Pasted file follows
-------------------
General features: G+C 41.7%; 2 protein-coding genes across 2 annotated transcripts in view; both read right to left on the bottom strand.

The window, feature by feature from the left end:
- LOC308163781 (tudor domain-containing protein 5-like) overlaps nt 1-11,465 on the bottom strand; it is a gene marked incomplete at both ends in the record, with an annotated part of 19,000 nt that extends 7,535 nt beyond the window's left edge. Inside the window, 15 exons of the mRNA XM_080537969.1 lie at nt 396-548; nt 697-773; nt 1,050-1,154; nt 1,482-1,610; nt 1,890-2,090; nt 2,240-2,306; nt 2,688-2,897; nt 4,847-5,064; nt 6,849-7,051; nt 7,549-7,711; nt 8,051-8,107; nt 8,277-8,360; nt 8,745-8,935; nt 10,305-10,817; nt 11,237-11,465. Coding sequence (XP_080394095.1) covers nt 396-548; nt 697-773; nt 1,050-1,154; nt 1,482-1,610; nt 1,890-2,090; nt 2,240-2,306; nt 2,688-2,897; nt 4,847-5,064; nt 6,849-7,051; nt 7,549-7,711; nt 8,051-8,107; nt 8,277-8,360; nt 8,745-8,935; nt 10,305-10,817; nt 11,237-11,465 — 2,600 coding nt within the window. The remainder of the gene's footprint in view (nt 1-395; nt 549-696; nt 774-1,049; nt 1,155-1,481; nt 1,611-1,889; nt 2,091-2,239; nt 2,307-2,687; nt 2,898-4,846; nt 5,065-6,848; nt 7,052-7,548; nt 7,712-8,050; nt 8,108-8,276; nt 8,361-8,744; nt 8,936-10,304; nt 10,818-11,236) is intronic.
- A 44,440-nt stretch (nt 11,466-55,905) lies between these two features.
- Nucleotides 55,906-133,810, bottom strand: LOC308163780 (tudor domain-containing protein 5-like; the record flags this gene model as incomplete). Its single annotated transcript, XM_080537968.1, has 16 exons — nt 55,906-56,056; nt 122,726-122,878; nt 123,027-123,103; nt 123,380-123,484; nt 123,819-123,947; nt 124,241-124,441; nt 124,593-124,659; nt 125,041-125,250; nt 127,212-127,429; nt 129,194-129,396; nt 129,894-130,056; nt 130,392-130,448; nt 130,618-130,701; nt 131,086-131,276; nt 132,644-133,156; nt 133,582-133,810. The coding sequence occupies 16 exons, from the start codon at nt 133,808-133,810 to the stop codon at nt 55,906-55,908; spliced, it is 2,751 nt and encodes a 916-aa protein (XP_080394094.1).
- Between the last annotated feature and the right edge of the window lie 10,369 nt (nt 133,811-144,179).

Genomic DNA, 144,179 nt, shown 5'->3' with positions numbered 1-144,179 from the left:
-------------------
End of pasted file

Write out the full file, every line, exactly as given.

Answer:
General features: G+C 41.7%; 2 protein-coding genes across 2 annotated transcripts in view; both read right to left on the bottom strand.

The window, feature by feature from the left end:
- LOC308163781 (tudor domain-containing protein 5-like) overlaps nt 1-11,465 on the bottom strand; it is a gene marked incomplete at both ends in the record, with an annotated part of 19,000 nt that extends 7,535 nt beyond the window's left edge. Inside the window, 15 exons of the mRNA XM_080537969.1 lie at nt 396-548; nt 697-773; nt 1,050-1,154; nt 1,482-1,610; nt 1,890-2,090; nt 2,240-2,306; nt 2,688-2,897; nt 4,847-5,064; nt 6,849-7,051; nt 7,549-7,711; nt 8,051-8,107; nt 8,277-8,360; nt 8,745-8,935; nt 10,305-10,817; nt 11,237-11,465. Coding sequence (XP_080394095.1) covers nt 396-548; nt 697-773; nt 1,050-1,154; nt 1,482-1,610; nt 1,890-2,090; nt 2,240-2,306; nt 2,688-2,897; nt 4,847-5,064; nt 6,849-7,051; nt 7,549-7,711; nt 8,051-8,107; nt 8,277-8,360; nt 8,745-8,935; nt 10,305-10,817; nt 11,237-11,465 — 2,600 coding nt within the window. The remainder of the gene's footprint in view (nt 1-395; nt 549-696; nt 774-1,049; nt 1,155-1,481; nt 1,611-1,889; nt 2,091-2,239; nt 2,307-2,687; nt 2,898-4,846; nt 5,065-6,848; nt 7,052-7,548; nt 7,712-8,050; nt 8,108-8,276; nt 8,361-8,744; nt 8,936-10,304; nt 10,818-11,236) is intronic.
- A 44,440-nt stretch (nt 11,466-55,905) lies between these two features.
- Nucleotides 55,906-133,810, bottom strand: LOC308163780 (tudor domain-containing protein 5-like; the record flags this gene model as incomplete). Its single annotated transcript, XM_080537968.1, has 16 exons — nt 55,906-56,056; nt 122,726-122,878; nt 123,027-123,103; nt 123,380-123,484; nt 123,819-123,947; nt 124,241-124,441; nt 124,593-124,659; nt 125,041-125,250; nt 127,212-127,429; nt 129,194-129,396; nt 129,894-130,056; nt 130,392-130,448; nt 130,618-130,701; nt 131,086-131,276; nt 132,644-133,156; nt 133,582-133,810. The coding sequence occupies 16 exons, from the start codon at nt 133,808-133,810 to the stop codon at nt 55,906-55,908; spliced, it is 2,751 nt and encodes a 916-aa protein (XP_080394094.1).
- Between the last annotated feature and the right edge of the window lie 10,369 nt (nt 133,811-144,179).

Genomic DNA, 144,179 nt, shown 5'->3' with positions numbered 1-144,179 from the left: